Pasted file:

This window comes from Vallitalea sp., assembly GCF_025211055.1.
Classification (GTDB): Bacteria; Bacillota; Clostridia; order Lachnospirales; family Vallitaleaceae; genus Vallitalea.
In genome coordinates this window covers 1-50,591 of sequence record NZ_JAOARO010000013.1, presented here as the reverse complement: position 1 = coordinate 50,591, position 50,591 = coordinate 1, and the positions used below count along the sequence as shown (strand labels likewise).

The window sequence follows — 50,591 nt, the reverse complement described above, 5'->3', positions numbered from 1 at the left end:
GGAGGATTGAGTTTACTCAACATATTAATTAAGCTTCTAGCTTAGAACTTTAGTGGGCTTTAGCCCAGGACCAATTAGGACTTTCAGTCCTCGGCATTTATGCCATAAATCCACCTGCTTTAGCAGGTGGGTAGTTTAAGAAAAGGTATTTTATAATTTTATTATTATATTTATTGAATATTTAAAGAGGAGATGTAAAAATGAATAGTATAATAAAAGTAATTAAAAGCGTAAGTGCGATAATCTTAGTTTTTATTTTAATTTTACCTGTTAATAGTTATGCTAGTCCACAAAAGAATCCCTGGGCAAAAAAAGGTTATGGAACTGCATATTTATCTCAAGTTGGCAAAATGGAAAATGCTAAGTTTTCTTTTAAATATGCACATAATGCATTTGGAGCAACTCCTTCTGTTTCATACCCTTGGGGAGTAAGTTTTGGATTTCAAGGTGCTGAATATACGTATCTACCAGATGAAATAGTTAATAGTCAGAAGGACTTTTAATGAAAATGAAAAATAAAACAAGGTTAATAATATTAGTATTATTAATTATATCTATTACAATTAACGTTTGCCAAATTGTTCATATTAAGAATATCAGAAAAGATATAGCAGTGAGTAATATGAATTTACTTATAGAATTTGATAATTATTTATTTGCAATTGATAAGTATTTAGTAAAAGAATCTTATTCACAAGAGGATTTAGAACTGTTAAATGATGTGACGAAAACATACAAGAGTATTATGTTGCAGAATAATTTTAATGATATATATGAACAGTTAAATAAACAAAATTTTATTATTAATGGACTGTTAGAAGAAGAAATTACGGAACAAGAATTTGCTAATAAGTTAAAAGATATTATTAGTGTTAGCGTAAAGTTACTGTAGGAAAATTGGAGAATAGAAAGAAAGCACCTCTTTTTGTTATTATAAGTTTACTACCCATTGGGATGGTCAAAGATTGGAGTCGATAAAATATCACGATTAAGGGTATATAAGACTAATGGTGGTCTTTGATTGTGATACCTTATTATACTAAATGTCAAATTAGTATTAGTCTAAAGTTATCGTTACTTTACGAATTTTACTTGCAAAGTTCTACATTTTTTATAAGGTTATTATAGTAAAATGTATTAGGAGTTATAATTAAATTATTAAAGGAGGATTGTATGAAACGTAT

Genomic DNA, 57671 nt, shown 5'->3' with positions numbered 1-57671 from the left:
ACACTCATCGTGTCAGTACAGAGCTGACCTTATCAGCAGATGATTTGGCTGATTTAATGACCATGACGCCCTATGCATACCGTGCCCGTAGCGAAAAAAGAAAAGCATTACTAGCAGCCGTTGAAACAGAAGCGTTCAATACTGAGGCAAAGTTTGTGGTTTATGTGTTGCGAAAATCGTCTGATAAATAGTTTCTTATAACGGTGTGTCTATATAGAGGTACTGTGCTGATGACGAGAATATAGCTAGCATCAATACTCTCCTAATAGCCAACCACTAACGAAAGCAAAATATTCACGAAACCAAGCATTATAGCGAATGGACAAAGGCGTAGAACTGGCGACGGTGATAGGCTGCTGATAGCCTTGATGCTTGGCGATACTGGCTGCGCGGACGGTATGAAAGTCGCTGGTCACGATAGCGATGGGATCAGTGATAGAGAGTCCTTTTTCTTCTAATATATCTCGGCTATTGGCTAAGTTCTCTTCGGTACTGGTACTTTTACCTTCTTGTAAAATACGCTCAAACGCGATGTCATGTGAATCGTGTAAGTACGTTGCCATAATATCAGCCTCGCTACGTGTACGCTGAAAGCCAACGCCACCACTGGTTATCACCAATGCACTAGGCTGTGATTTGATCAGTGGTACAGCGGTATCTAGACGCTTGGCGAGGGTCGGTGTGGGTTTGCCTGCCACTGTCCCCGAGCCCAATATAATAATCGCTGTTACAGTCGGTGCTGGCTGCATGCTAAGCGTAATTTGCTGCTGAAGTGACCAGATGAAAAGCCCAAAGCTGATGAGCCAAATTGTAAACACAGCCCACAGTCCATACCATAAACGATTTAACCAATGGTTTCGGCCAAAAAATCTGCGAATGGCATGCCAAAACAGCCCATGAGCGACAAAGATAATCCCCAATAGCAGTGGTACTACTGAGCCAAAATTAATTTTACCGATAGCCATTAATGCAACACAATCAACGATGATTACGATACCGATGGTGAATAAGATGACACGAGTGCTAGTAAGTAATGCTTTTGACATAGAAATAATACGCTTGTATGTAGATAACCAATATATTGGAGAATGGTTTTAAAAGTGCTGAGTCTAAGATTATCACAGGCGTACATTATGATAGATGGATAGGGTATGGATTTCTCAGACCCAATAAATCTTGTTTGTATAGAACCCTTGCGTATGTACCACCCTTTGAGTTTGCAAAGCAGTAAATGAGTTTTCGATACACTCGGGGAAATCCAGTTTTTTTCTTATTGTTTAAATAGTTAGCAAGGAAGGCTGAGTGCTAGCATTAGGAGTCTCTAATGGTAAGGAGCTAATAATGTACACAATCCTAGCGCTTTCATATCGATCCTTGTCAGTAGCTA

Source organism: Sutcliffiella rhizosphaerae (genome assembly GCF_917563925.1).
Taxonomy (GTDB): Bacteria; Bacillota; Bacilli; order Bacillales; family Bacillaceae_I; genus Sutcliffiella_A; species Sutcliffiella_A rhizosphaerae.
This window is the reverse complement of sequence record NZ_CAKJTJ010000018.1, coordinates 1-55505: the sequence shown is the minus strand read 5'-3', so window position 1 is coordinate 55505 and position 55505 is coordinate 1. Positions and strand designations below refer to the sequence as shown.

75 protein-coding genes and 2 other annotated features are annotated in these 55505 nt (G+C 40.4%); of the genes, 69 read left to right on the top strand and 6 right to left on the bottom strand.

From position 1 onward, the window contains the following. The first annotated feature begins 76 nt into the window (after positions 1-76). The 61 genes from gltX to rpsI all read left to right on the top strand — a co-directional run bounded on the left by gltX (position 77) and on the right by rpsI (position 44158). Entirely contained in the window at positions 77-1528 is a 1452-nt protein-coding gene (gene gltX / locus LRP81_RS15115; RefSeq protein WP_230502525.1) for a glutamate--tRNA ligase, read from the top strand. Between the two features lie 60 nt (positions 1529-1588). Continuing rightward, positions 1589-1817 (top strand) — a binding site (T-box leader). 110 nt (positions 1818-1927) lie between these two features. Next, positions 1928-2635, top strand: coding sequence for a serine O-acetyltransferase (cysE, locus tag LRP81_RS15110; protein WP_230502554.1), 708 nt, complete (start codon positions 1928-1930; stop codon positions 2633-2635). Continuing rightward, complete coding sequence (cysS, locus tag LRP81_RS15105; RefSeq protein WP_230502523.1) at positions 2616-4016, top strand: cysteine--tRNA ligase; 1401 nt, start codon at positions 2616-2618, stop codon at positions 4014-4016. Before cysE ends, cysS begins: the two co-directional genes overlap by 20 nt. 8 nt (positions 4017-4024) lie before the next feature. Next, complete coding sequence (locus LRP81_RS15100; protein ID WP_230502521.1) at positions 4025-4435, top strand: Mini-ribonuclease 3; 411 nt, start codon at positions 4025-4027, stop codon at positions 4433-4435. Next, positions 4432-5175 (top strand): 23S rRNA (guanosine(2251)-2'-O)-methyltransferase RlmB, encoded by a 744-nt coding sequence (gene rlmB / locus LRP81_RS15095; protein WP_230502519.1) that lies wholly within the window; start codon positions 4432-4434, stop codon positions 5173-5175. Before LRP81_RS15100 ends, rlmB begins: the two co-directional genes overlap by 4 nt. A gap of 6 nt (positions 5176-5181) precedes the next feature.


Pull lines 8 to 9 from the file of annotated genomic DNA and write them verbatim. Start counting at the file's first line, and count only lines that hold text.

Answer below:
Source organism: Sutcliffiella rhizosphaerae (genome assembly GCF_917563925.1).
Taxonomy (GTDB): Bacteria; Bacillota; Bacilli; order Bacillales; family Bacillaceae_I; genus Sutcliffiella_A; species Sutcliffiella_A rhizosphaerae.